-Disappointing guidance given for 2010 in February. 2009 guidance cut dramatically in July 2009. New CEO on January 1st, and while she has been the CFO since 2001 and therefore the transition should be smooth, this is an additional reason why management credibility might be low at the moment. Rumors of additional management turnover might scare investors as well.

-the payoff for the $120mm in technology spending appears to be a long way off as the benefits will only begin to appear in late 2011 and 2012. However, given that DNB's competitive advantage is its data quality, it is paramount that customers be able to access that data in the most efficient and flexible ways possible. These investments seem to be the right thing to do now in order to protect and enhance DNB's competitive advantage.

-Since DNB cut guidance in mid-2009 as many companies more levered to an economic recovery were raising guidance, there could be the perception that DNB won't benefit very much from better global economic growth. I believe they will benefit, but that due to their increasingly subscription-based model there is a lag in their revenue growth. As management has stated they should begin seeing improvements in 2Q10.

 

Strong Free cash flow generation and growth

FCF (here defined as cash flow from operations less capital expenditures) margin increased from 15% in 2001 to 25% in 2008, fell to 21% in 2009, and is expected to fall back to 18% in 2010 due to higher than usual technology capital expenditures. DNB instituted a quarterly dividend in 2007 at 25c per share, raised it 20% to 30c in 2008, raised it 13% in 2009 to 34c, and recently raised it 3% to 35c in 2010 for a current 1.9% dividend yield. Dividends will cost about $71mm in 2010, so the allocation of about $340mm in FCF available will be 21% for dividends, 25% for CapEx and additions to software, and the rest for stock buybacks. Of the $2.7 billion in cumulative cash flow from operations produced from 2001 through 2009, 4% went to CapEx, 10% to acquisitions net of divestitures, 12% to additions to software and other intangibles, and 98% to share buybacks, indicating an increase in leverage over that period of 24% of CFFO, or about $650mm. Dividend payout ratio in 2007 was 20%, 21% in 2008, 22% in 2009, and based on guidance and 51mm S/O 25% in 2010.

 

Balance Sheet

Debt consists of the following:

$300mm 5.5% senior unsecured note due 3/15/11, trading at 0.8% YTM

$400mm 6% senior unsecured note due 4/1/13, trading at 3.2% YTM

$259mm outstanding on a $650mm revolver, interest rate 0.47%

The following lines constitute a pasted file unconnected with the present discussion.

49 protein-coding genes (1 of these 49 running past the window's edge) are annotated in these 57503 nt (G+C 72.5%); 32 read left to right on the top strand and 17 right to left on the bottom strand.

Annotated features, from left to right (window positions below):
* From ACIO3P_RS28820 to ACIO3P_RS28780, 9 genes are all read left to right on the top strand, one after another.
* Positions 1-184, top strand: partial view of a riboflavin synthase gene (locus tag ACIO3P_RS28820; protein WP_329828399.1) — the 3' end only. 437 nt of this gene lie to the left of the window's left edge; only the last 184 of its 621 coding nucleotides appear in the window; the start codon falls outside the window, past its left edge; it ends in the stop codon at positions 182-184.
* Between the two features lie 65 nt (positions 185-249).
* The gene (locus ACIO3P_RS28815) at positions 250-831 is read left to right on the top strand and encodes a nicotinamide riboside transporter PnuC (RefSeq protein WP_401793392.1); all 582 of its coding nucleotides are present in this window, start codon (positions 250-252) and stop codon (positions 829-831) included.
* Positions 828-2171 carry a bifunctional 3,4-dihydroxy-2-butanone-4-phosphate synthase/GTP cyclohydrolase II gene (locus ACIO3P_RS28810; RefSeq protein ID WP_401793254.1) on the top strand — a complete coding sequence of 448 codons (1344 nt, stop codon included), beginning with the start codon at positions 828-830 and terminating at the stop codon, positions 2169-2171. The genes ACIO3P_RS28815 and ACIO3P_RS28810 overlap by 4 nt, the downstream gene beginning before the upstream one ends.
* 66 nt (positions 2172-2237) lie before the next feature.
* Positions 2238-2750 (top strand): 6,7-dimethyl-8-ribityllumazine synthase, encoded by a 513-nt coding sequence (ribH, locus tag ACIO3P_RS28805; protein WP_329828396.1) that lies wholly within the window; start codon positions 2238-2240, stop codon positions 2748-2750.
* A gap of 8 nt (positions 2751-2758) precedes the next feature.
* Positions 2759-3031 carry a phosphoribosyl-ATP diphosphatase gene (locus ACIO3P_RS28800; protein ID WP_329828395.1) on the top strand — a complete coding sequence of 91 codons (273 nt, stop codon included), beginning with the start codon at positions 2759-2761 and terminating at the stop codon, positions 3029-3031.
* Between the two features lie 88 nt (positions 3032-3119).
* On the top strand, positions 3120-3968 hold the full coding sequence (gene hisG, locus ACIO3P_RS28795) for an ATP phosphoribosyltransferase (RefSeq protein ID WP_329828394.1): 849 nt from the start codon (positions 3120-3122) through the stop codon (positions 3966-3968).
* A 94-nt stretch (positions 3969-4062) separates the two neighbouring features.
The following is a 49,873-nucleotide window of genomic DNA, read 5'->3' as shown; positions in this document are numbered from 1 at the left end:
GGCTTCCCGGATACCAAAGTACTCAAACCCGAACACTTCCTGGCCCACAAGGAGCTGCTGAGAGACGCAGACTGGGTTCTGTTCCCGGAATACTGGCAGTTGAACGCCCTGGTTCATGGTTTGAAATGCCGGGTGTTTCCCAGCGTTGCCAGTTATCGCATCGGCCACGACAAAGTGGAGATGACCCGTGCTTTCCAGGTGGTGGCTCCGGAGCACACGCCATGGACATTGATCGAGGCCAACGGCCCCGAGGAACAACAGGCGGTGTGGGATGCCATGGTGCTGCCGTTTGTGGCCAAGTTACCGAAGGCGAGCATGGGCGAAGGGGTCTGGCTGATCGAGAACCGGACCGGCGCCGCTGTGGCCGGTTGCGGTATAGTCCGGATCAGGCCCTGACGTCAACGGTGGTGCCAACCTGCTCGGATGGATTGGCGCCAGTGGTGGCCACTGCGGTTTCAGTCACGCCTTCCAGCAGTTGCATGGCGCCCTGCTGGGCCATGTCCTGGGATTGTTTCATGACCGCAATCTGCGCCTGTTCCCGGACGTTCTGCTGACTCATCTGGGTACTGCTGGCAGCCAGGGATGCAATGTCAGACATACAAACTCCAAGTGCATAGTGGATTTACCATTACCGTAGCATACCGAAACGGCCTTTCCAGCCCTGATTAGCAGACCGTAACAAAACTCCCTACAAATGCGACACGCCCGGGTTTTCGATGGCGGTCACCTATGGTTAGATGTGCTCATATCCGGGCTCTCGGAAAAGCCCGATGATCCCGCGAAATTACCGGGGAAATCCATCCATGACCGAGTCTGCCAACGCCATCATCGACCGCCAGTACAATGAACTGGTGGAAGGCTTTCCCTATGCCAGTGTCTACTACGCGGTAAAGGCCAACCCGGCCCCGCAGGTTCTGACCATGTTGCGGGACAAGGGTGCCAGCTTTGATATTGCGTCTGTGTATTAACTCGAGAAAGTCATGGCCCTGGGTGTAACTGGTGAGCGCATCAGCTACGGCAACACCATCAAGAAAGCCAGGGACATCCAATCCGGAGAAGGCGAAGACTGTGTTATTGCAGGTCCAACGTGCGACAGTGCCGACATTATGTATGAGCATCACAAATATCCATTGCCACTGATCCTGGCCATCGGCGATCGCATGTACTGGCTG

$223mm in cash

$736mm in Net Debt

TTM Net Debt/EBITDA = 1.4x

 

Valuation

Since its spin-off from Moody's in September 2000, DNB has traded at a median LTM P/E of 19.5x. Currently the multiple is 13.4x, within reach of its all-time low of 12.75x recorded on 11/20/08. On at EV/EBIT basis the 10-year median multiple is 11.5x versus 9.3x now, near its all-time low of 8.6x reached in 2001. On a FCF yield basis the stock has averaged 6.5% over its nearly 10-year life, versus 9% currently. 2009 FCF was $360mm, down -15% from peak 2008 FCF of $425mm. On peak FCF the yield would be 11.6%. FCF has fallen a lot more than EBIT and EBITDA from peak levels, -15% versus only -6%. Peak TTM EBIT fell from $512mm to $481 or -$31mm while FCF fell from $425mm to $360mm or -$65mm. $10mm of the difference can be explained by lower amortization of software due to an increase in estimated useful life for back-end software from 3-5 years to 5-8 years. The remaining $14mm difference can be explained mainly by increases in working capital I believe.

Return to median multiples would yield a stock price of $103 (P/E), $89 (EBIT), and $97 (FCF, excluding $20mm non-recurring technology CapEx), a median of $96, or +32% from the current price.

 

Relative to the TTM P/E of the S&P 500 the stock is also near an all-time low: historically it has averaged a 1.3 multiple premium to the index whereas now it is trading at 5.2 turn discount, 1.8 standard deviations below the median spread. Until mid-2009 it hadn't traded at a discount to the S&P since early 2004, and during those 5.5 years the median multiple premium was 2.7. Granted the TTM S&P earnings are more depressed than are those for DNB-but that is kind of the point, this is a very stable company and as a result it deserves a higher multiple than 13x.

 

12-month return forecasts and estimated probabilities:

Base case: $83, + 14% on $5.60 guidance + 2% dividend yield = 16% total return, 50% probability.

Upside: $97, + 34% from a takeout or improved growth outlook and return to historical multiples, 25% probability.

Downside: $64, -11%, based on -10% earnings downside to $5 and all-time low multiple of 12.75x, 25% probability. Incidentally, since the end of 2005, the stock has only spent about 7% of the time below $70, the vast majority of those days being in mid-2006. Over these 4+ years the stock has bounced off the $70 level and risen to at least $80 within 3 months on 5 separate occasions. It appears to be doing this again after closing below $70 on six consecutive days over the past two weeks.

Expected Value = $83, +14%

Base / Downside: 1.5 to 1

Upside / Downside: 3 to 1

 

 

Risks

  • Weak U.S. economy persists: General economic activity remains at the current depressed level for years.
  • Competitive losses due to lower pricing pressures revenues and margins: competitors with lower market share will try to win business by pricing 50% below DNB's prices.